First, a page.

A somewhat bearish EIA inventory…
A few days out from…
The National Oceanic and Atmospheric Administration (NOAA) has compiled a new report, compiled from four major independent databases, that shows that 2012 was one of the 10 warmest years on record, and that sea levels reached a record high, whilst the Arctic Sea ice hit a record low.
The annual report, titled ‘State of the Climate in 2012’, was released by the US Department of Commerce on Tuesday, and lists a series of global climate indicators that are key for determining the condition of the environment, and judging the effects that global warming may have had on the planet. The report includes information such as average temperatures, extreme weather events, Arctic ice melt, and global sea levels.
NOAA listed several points noted in the report: that both the US and Argentina recorded their hottest years ever, and many regions around the world suffered unusually extreme weather events and patterns.
Temperature in 2012 compared to the 1981-2010 average. (NOAA)
The Arctic warmed up twice as fast as the rest of the planet, causing 97% of the Greenland ice sheet to show some signs of melting in July, 300% more than the average for that time of year.
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Sea levels rose to record highs, having fallen in 2011 due to weak atmosphere-ocean phenomenon known as La Niña. The surface heat has continued to climb, the heat content remained near record levels, and ocean salinity persisted with its increasing trend.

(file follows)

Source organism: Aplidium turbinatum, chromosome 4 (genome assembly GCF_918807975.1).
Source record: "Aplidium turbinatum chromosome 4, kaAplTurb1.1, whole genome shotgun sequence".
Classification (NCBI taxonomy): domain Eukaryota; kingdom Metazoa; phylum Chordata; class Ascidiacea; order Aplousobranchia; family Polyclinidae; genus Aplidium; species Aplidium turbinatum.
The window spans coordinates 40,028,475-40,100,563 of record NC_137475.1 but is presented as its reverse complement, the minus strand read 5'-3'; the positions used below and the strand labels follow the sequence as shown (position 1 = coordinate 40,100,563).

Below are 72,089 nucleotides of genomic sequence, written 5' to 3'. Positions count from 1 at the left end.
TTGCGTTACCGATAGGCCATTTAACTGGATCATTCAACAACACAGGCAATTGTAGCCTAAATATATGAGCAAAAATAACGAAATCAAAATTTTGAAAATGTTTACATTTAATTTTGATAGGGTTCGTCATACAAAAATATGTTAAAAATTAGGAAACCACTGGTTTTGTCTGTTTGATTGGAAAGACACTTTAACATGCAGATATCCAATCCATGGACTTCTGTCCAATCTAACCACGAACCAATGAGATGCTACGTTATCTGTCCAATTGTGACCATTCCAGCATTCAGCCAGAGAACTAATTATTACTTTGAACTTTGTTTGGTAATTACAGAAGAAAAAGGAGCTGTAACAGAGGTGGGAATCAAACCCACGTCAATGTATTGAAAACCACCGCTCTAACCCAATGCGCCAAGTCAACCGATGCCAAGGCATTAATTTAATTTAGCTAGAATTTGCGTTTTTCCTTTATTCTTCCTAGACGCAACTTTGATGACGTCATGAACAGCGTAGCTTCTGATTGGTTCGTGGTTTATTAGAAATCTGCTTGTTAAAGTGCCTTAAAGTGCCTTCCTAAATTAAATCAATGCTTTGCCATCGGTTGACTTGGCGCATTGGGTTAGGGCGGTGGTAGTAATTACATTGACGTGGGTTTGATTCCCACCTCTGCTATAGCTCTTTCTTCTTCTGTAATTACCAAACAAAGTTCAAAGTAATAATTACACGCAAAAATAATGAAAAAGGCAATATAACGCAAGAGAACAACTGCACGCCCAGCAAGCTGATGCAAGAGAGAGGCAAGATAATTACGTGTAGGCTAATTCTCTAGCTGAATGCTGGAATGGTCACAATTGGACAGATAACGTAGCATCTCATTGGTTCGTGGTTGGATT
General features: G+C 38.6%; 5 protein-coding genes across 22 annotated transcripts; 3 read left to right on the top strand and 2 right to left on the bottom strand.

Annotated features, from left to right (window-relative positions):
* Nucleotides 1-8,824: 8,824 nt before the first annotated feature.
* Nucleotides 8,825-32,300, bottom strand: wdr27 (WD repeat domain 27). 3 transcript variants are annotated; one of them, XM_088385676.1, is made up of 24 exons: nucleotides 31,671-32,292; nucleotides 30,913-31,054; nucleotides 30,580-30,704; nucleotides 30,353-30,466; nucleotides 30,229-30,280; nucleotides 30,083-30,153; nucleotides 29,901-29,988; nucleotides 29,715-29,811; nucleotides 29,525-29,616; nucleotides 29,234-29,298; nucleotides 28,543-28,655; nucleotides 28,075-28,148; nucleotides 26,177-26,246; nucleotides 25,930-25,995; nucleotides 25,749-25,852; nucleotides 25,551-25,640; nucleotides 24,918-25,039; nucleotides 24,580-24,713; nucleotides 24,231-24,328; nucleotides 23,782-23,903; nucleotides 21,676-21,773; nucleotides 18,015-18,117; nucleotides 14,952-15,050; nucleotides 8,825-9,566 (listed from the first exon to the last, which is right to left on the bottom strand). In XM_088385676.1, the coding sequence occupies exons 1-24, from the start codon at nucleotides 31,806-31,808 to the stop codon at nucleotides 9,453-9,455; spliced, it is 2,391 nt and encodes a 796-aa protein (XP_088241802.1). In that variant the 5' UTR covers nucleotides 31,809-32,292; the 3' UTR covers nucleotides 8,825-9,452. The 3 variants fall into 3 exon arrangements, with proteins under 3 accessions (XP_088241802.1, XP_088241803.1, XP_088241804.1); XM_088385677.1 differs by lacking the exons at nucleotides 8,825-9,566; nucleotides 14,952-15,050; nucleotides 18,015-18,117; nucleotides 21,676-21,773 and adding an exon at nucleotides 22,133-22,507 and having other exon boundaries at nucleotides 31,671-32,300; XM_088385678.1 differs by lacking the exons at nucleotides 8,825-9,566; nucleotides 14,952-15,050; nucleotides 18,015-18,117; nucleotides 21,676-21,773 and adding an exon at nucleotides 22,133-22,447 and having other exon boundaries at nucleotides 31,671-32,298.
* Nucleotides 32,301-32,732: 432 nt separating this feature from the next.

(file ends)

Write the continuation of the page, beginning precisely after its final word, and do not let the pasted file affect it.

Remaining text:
The atmospheric greenhouse gas concentrations continued to rise, with several Arctic observational posts recording that CO2 concentrations hit more than 400 parts per million, for the first time ever.
Kathryn Sullivan, the acting administrator at NOAA, explained that “many of the events that made 2012 such an interesting year are part of the long-term trends we see in a changing and varying climate. Carbon levels are climbing, sea levels are rising, Arctic sea ice is melting and our planet as a whole is becoming a warmer place.”
She said that the report was meant to help governments, policymakers, and businesses prepare for the future, by providing them with the most accurate climate change data possible.
By. Joao Peixe of Oilprice.com
Joao is a writer for Oilprice.com